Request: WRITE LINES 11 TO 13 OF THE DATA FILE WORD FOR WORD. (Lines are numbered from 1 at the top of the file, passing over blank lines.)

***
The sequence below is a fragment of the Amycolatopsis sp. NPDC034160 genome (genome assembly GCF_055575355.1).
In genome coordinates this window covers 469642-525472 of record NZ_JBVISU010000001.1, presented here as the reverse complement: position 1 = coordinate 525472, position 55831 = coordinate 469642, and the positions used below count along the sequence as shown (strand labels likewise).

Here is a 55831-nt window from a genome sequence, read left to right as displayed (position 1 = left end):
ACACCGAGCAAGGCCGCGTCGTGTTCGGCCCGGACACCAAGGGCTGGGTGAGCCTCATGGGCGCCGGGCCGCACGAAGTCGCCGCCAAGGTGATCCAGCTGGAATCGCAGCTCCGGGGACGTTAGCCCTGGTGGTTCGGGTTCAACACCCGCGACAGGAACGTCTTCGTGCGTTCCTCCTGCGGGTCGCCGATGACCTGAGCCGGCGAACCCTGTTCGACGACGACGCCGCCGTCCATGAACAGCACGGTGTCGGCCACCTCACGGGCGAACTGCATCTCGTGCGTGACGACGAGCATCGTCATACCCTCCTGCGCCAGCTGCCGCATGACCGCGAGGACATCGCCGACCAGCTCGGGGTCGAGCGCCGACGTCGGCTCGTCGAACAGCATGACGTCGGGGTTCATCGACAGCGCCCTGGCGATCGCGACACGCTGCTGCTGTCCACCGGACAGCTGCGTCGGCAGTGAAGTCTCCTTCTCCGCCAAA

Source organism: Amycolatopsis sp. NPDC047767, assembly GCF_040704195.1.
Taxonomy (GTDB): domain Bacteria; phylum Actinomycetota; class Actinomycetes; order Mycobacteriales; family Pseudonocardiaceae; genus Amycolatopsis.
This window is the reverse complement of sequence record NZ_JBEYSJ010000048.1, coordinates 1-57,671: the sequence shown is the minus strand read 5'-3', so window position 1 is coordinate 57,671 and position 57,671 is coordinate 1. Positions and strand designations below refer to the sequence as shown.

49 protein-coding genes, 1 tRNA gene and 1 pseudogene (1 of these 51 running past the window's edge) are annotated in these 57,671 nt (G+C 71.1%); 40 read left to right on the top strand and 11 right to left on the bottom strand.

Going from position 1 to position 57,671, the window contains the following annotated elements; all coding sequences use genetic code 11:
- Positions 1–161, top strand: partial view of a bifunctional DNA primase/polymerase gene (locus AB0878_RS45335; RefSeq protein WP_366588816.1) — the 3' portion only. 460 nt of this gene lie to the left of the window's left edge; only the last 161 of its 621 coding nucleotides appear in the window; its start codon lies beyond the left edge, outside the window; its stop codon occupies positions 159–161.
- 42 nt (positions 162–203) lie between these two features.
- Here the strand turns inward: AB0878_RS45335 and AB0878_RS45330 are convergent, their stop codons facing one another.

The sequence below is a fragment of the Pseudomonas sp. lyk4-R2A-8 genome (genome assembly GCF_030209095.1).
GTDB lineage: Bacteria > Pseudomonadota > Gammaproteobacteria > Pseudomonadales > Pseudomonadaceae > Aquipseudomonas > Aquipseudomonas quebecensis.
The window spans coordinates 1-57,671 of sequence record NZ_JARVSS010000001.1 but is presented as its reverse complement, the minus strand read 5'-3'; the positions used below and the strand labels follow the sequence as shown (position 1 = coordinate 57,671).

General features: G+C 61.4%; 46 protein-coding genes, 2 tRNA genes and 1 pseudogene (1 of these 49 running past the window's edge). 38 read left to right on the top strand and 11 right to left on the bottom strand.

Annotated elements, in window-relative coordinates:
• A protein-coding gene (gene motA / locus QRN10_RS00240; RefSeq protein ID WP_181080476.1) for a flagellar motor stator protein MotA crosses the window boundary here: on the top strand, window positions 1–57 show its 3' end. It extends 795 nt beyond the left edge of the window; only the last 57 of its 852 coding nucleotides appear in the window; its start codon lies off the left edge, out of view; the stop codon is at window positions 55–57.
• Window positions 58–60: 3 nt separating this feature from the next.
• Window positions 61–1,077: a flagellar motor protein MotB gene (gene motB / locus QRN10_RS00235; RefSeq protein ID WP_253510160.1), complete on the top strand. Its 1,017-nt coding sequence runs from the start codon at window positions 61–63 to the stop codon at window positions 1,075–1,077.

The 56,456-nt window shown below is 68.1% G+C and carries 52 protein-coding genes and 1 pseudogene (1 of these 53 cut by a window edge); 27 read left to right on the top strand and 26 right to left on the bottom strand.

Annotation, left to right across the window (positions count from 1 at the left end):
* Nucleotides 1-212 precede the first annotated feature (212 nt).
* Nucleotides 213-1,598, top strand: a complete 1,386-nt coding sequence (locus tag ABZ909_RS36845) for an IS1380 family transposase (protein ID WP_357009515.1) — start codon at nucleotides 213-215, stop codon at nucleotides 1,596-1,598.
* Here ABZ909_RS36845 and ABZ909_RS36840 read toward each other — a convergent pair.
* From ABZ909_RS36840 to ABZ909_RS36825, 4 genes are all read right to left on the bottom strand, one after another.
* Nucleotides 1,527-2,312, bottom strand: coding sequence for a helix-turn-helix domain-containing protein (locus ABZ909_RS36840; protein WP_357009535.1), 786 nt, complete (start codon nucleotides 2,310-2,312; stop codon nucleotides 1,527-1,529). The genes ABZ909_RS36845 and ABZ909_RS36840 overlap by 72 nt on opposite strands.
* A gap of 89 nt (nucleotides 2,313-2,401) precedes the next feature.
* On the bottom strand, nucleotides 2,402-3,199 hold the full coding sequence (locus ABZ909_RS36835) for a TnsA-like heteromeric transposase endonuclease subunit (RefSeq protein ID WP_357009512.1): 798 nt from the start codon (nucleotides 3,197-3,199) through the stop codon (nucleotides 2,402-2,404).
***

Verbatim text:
- 42 nt (positions 162–203) lie between these two features.
- Here the strand turns inward: AB0878_RS45335 and AB0878_RS45330 are convergent, their stop codons facing one another.

The sequence below is a fragment of the Pseudomonas sp. lyk4-R2A-8 genome (genome assembly GCF_030209095.1).